However, in patient 5, the initial Bell’s palsy symptoms had an HBGS score of 5 (which had more severe symptoms than other cases), the improvement was more dramatic after 9–10 sessions of K-FCMT than after 5 sessions, and the plateau period was approximately 3 days longer than the other four cases. In general, recovery began in the 4th to 7th sessions of K-FCMT; since then, K-FCMT has been shown to be an effective treatment for patients with acute Bell’s palsy. Additionally, patients with an HBGS score of ≤4 points usually started to recover in the 2nd and 3rd sessions of K-FCMT, and they entered the recovery phase quickly from the plateau phase.

Through this study, the combination of K-FCMT with oral steroid treatment and conventional KM treatment can be applied to patients with acute Bell’s palsy.

This retrospective study has the following limitations: it may have biases in patient selection, it is difficult to prove universality as there are only five clinical cases, and the treatment (e.g., pharmacopuncture and herbal medicine) applied to each patient is different. Therefore, prospective comparative control studies are necessary to unify the patient’s treatment environment.

AUTHOR CONTRIBUTIONS

Conceptualization: JMS, HS. Data curation: JMS. Formal analysis: HSY. Investigation: HSY, ECL. Methodology: JYL, DYH. Project administration: JMS, HS. Resources: CHP. Software: SWK. Supervision: HS. Validation: JMS. Visualization: CHP, SWK. Writing – original draft: JMS. Writing – review & editing: All authors.

CONFLICTS OF INTEREST

The authors have no conflicts of interest to declare.

FUNDING

None.

ETHICAL STATEMENT

This study was exempted by the Public Institutional Review Board (IRB no. P01-202211-01-031).

Fig 1.

Figure 1.Case 1 (female/24). HBGS and Y-score changes depending on the number of K-FCMT sessions. HBGS, House–Brackmann grading scale; Y-score, Yanagihara unweighted grading system; K-FCMT, Korean Facial Chuna Manual Treatment.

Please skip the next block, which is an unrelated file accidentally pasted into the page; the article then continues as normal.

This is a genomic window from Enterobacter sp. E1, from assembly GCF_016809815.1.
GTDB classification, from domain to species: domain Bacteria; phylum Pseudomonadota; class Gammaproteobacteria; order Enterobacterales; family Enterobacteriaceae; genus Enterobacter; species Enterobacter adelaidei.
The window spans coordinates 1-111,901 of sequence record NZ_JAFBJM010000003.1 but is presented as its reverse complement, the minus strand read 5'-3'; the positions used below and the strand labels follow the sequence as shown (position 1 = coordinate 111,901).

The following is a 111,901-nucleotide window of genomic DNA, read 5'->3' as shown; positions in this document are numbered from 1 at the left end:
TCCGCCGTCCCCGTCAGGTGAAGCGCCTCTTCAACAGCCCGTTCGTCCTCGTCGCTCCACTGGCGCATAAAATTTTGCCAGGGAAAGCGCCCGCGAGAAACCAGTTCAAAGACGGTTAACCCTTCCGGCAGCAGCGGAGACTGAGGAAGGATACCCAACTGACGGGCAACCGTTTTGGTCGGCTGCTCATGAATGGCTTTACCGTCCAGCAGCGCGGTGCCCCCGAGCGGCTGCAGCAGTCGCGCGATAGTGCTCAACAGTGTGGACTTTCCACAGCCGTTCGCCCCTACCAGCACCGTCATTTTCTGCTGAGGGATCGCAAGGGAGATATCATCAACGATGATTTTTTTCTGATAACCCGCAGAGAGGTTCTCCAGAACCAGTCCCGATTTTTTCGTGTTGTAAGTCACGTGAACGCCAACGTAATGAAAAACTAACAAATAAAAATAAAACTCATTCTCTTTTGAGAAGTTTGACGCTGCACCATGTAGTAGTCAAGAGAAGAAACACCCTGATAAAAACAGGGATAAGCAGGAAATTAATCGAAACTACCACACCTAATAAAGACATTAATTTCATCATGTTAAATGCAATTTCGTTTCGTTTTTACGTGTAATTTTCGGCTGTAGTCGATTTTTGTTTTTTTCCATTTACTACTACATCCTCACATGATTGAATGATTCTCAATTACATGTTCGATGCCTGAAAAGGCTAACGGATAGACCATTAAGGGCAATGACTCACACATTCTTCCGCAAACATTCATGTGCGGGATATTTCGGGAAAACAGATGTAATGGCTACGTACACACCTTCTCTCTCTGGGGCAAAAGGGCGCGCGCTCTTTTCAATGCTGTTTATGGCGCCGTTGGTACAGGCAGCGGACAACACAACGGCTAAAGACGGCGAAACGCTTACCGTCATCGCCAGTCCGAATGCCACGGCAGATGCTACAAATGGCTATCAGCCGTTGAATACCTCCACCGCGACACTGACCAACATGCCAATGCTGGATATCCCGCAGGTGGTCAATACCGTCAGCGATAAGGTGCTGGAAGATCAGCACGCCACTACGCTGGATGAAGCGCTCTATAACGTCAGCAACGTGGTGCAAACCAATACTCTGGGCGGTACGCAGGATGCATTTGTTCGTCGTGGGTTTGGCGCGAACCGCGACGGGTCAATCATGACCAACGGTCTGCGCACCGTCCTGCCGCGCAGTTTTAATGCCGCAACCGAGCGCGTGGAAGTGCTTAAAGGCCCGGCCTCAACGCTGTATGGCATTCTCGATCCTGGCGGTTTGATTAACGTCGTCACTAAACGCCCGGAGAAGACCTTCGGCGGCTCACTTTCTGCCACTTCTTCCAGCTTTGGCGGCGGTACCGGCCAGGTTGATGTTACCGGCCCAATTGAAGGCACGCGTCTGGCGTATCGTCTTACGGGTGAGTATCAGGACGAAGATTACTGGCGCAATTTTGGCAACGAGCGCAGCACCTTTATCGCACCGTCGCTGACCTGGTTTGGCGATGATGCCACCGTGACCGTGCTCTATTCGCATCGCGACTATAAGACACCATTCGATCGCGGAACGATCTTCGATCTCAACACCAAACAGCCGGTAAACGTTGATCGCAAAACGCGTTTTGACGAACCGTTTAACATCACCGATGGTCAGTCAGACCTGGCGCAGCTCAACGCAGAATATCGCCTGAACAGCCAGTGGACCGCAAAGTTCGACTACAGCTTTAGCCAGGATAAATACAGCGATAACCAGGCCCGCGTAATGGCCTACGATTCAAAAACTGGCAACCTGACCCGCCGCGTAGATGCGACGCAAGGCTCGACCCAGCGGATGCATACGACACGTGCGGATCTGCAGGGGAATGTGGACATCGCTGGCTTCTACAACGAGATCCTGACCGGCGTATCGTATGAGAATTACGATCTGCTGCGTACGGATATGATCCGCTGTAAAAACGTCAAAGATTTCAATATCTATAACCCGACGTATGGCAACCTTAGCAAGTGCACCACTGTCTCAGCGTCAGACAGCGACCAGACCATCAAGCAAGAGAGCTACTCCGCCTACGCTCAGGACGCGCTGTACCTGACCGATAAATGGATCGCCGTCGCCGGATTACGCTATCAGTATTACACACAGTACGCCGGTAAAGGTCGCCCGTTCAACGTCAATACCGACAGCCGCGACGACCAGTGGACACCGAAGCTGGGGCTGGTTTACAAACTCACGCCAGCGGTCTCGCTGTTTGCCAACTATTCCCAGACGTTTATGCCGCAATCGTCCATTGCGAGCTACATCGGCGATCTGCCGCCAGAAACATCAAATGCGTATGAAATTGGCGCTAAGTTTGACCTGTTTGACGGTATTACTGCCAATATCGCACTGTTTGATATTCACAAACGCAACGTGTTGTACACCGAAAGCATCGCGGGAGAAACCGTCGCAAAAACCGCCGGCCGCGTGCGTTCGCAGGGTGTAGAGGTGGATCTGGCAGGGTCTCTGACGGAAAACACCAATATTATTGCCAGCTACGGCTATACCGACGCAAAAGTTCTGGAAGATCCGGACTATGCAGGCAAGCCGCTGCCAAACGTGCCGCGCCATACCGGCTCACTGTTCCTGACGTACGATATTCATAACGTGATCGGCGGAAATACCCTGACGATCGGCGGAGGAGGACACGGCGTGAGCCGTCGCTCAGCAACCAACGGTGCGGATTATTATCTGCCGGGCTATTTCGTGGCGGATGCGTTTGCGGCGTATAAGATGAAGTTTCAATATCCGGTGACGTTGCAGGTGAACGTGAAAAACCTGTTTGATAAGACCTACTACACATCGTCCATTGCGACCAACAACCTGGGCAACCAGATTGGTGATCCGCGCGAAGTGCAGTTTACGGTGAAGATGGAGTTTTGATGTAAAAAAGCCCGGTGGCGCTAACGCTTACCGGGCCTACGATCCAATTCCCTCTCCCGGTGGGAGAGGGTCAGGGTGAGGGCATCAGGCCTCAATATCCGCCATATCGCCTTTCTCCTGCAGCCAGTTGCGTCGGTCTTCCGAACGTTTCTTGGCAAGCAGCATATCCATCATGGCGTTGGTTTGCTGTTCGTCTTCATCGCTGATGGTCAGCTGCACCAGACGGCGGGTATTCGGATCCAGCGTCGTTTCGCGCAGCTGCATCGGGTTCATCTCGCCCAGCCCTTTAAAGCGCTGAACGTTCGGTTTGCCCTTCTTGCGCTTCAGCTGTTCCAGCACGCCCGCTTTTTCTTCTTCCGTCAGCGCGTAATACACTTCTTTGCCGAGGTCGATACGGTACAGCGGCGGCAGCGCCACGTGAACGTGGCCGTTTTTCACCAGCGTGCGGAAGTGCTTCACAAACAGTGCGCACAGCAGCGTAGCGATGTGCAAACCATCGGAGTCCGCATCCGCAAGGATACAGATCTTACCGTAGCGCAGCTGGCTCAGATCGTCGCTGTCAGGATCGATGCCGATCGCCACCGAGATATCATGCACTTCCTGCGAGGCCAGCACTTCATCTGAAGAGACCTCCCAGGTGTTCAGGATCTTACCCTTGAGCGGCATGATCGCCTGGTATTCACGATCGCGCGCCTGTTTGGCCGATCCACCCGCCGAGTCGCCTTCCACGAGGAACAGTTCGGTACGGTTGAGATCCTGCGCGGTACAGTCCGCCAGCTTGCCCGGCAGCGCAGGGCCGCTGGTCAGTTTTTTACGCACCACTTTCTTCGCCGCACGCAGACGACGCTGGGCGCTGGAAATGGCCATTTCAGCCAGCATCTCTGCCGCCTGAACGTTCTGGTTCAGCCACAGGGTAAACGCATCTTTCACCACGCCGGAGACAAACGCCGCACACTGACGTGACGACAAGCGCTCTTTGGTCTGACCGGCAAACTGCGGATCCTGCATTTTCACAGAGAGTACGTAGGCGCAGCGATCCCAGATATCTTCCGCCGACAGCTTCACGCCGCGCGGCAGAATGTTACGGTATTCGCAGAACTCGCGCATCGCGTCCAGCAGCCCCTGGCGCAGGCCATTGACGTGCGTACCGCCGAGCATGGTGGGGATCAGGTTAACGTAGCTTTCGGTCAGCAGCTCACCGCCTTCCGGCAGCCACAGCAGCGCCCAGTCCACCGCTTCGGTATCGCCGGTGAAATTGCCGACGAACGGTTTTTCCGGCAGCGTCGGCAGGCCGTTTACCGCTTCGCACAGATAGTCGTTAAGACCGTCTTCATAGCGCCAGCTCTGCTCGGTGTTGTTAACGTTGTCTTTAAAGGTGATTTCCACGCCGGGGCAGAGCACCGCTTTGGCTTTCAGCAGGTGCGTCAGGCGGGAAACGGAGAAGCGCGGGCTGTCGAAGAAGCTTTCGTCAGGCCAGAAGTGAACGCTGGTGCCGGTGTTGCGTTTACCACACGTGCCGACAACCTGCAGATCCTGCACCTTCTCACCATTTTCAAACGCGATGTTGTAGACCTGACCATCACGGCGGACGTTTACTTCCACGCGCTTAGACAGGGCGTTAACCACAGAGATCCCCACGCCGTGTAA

Journal of Acupuncture Research 2023; 40: 67-77https://doi.org/10.13045/jar.2022.00276

Fig 2.

Figure 2.Case 1 (female/24). Changes in symptoms during the course of treatment.
Journal of Acupuncture Research 2023; 40: 67-77https://doi.org/10.13045/jar.2022.00276

Fig 3.

Figure 3.Case 2 (female/53). HBGS and Y-score changes depending on the number of K-FCMT sessions. HBGS, House–Brackmann grading scale; Y-score, Yanagihara unweighted grading system; K-FCMT, Korean Facial Chuna Manual Treatment.
Journal of Acupuncture Research 2023; 40: 67-77https://doi.org/10.13045/jar.2022.00276

Fig 4.

Figure 4.Case 2 (female/53). Changes in symptoms during the course of treatment.
Journal of Acupuncture Research 2023; 40: 67-77https://doi.org/10.13045/jar.2022.00276

Fig 5.

Figure 5.Case 3 (male/59). HBGS and Y-score changes depending on the number of K-FCMT sessions. HBGS, House–Brackmann grading scale; Y-score, Yanagihara unweighted grading system; K-FCMT, Korean Facial Chuna Manual Treatment.
Journal of Acupuncture Research 2023; 40: 67-77https://doi.org/10.13045/jar.2022.00276

Fig 6.

Figure 6.Case 3 (male/59). Changes in symptoms during the course of treatment.
Journal of Acupuncture Research 2023; 40: 67-77https://doi.org/10.13045/jar.2022.00276

Fig 7.